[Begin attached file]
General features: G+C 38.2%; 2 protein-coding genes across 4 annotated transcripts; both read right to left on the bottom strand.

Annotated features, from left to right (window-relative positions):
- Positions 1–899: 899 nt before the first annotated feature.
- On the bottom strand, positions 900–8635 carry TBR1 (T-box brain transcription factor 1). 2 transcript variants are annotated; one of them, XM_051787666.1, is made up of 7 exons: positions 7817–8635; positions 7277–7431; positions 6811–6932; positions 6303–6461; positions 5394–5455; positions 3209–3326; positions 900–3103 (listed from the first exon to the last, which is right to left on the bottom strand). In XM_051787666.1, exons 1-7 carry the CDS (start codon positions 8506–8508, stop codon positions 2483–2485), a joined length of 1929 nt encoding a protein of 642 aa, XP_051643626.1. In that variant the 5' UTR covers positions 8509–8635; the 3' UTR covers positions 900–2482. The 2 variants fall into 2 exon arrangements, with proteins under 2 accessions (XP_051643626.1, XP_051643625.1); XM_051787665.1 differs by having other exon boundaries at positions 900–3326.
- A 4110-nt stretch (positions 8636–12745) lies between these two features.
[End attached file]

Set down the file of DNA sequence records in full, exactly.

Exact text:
General features: G+C 38.2%; 2 protein-coding genes across 4 annotated transcripts; both read right to left on the bottom strand.

Annotated features, from left to right (window-relative positions):
- Positions 1–899: 899 nt before the first annotated feature.
- On the bottom strand, positions 900–8635 carry TBR1 (T-box brain transcription factor 1). 2 transcript variants are annotated; one of them, XM_051787666.1, is made up of 7 exons: positions 7817–8635; positions 7277–7431; positions 6811–6932; positions 6303–6461; positions 5394–5455; positions 3209–3326; positions 900–3103 (listed from the first exon to the last, which is right to left on the bottom strand). In XM_051787666.1, exons 1-7 carry the CDS (start codon positions 8506–8508, stop codon positions 2483–2485), a joined length of 1929 nt encoding a protein of 642 aa, XP_051643626.1. In that variant the 5' UTR covers positions 8509–8635; the 3' UTR covers positions 900–2482. The 2 variants fall into 2 exon arrangements, with proteins under 2 accessions (XP_051643626.1, XP_051643625.1); XM_051787665.1 differs by having other exon boundaries at positions 900–3326.
- A 4110-nt stretch (positions 8636–12745) lies between these two features.